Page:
from other people. Socrates constantly challenged people and their knowledge because he
believed that most people really had no idea what they were talking about. If they did, it only
took Socrates a matter of time before he had them spinning their wheels to the point of partial or
total confusion. Socrates challenged what was morally correct, what was considered right and
wrong. He pushed and challenged people so much that it led to his martyrdom. Socrates was
tried and convicted of impiety. In other words, he was convicted of inventing Gods and
corrupting the youth. The so-called fair and free democracy failed in a big way and fired up an
up and coming philosopher and prized pupil of Socrates named Plato. Plato developed many of
the same ideas as Socrates and many of the philosophers before him dealing with questions of
metaphysics as well as moral and political concerns. Plato believed in a very interesting theory of
Forms. He believed that what was tangible or something you could see was less real than an idea
or something you couldnt see. He believed that ideas are real, ideas have substance in a sense,
ideas are what is really real or the most real things. According to Plato, each Form actually
exists-pure and unchanging-regardless of continuous shifts in human opinions and alterations in
the physical world of sensibles. (Soccio pg 134) Plato said that universal truths are Forms and
we can know them through reason. As we can see, all four of these philosophers had similar but
different methods to accomplish the goals mentioned at the end of the previous paragraph.

There lies a distinct connection between the thoughts of these four philosophers and their
viewpoints and beliefs of ultimate reality and morality. Mostly on a personal level but on a
political level as well. Each of them questioned what was accepted to be divine at that time in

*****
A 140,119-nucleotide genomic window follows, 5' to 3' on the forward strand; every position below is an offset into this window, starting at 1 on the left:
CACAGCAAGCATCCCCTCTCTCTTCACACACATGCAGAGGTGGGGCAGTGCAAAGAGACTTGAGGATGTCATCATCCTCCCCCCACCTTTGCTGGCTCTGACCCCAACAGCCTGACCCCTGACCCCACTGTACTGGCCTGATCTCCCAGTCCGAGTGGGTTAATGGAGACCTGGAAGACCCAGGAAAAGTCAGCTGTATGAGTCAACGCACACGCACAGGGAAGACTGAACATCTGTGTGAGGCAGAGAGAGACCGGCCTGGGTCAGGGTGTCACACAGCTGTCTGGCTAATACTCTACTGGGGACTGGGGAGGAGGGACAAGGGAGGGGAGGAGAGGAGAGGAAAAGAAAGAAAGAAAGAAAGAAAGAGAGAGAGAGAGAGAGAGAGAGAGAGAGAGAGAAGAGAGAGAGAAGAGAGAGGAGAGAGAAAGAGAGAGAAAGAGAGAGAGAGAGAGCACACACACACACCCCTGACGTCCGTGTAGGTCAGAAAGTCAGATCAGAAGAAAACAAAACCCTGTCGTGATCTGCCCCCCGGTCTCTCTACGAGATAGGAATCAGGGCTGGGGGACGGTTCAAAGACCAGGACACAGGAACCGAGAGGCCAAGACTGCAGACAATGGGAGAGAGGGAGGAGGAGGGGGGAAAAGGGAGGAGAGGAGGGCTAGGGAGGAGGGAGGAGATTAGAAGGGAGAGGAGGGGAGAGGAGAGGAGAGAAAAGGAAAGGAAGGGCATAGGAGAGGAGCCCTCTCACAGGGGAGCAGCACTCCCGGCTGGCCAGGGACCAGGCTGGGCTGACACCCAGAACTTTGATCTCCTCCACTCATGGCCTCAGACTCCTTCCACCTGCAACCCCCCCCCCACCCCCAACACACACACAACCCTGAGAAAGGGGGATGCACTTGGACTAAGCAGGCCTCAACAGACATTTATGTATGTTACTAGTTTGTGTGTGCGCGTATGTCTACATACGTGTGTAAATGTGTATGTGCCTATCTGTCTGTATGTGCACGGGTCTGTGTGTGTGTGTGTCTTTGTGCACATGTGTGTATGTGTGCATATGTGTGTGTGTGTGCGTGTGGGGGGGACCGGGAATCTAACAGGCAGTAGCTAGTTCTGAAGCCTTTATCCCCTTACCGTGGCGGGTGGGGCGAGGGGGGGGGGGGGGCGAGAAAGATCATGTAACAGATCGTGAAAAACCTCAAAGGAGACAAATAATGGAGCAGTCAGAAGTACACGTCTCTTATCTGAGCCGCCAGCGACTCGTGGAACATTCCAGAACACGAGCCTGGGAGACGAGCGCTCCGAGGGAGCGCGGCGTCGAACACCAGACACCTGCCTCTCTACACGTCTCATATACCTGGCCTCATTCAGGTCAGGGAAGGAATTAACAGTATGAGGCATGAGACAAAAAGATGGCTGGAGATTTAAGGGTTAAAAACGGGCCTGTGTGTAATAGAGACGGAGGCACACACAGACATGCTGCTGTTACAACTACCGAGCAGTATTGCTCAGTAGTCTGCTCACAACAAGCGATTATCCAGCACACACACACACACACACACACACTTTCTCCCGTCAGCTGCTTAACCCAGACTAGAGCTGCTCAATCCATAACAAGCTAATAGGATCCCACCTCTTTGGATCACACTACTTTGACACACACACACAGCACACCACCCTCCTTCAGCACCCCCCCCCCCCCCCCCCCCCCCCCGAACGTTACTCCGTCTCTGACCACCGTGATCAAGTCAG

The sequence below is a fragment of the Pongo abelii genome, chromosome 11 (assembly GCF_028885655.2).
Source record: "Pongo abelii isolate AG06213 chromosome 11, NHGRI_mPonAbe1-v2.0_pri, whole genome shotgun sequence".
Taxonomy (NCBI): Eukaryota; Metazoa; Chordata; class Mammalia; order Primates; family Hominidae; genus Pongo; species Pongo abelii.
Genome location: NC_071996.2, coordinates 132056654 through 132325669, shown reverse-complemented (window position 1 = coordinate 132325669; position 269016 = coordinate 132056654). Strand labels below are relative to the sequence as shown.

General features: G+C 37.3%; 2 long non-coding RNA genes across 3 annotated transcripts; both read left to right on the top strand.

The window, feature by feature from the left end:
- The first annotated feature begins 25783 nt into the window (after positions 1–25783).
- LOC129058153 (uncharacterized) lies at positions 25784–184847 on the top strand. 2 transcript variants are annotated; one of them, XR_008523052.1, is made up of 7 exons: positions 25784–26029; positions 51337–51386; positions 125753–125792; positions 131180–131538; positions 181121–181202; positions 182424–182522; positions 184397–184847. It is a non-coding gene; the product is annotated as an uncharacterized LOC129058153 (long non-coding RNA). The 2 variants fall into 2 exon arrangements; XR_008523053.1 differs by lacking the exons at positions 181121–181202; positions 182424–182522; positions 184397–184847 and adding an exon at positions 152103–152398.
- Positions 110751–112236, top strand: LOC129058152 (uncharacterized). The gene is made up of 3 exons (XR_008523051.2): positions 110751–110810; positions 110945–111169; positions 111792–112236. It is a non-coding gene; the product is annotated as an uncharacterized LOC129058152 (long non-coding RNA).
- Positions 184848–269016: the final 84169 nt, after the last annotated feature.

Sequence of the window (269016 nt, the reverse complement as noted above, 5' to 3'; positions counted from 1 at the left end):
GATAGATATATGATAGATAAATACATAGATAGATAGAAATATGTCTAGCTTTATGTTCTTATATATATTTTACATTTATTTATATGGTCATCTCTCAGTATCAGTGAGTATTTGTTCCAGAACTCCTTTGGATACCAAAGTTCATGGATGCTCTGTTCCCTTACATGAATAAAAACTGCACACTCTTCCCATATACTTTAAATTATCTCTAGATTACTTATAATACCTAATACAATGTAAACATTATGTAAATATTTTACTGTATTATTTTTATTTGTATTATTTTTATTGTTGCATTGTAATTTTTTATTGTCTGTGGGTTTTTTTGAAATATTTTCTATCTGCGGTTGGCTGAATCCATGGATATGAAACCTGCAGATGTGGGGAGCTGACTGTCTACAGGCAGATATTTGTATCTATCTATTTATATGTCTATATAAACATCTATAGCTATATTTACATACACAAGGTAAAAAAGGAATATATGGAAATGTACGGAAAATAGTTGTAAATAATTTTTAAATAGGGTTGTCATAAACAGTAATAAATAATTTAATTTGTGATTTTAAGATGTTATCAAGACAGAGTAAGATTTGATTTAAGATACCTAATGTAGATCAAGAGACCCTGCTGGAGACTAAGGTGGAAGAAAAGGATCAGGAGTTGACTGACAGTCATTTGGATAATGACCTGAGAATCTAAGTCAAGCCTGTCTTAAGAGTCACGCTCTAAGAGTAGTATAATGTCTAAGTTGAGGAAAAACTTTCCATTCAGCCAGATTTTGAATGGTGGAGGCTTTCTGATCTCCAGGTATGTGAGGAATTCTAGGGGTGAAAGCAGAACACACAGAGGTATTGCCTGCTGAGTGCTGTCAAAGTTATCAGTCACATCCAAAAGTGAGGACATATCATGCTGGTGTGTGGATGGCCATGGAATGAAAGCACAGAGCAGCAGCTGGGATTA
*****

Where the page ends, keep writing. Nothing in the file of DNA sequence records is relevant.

Ancient Greece, the Greek gods. They all believed at least to a certain extent that something
wasnt quite right there. They believed in an all-powerful being or thing, in the case of
Xenophanes, that controlled and governed all. They refused to believe something just because
their parents or elders had said that that was the way it was.
They literally questioned everything, usually using one form or another of the Socratic
method. The perfect strategy to proving others wrong and learning in the process. The
dialectical process as Socrates practiced it was dynamic and hopeful. (Soccio pg 104). Thats
why they were so wise and could acquire so much knowledge. They believed in a better place
and an ideal life. They believed that the way we could obtain this better place or ideal life was
to live worthily of it. One could live worthily or earn it by having dignity, doing what was just,
being morally straight. Where they differed although, was in their beliefs about what was
morally correct and what wasnt.
To conclude, as a result of the philosophical revolution we have become the society we
are today, thanks to Xenophanes, Parmenides, Socrates and Plato. They did the unthinkable,
unimaginable and challenged the Ancient Greek society. They dedicated their whole lives to
obtaining knowledge, asking questions and daring to move forward even unto death as was the
case of Socrates. in the ancient world, a true philosopher was usually viewed as someone out of
the step with daily life. To be a philosopher was to be different. (Soccio pg 61) These men
were brave, a little odd, but brave. Because of their accomplishments and hard work we know
that knowledge is real and possible for the common man, we know that through scientific

reasoning we can unlock the truths and understand many of lifes mysteries. Because of these
men the majority of us know that having morals and being virtuous will lead us to a richer
current life and some sort of paradise in the world to come. Each and every one of these
philosophers have had a hand and taken part in shaping our great although not perfect, society
today.

Works Cited
Soccio, Douglas J. Archetypes of Wisdom 9e.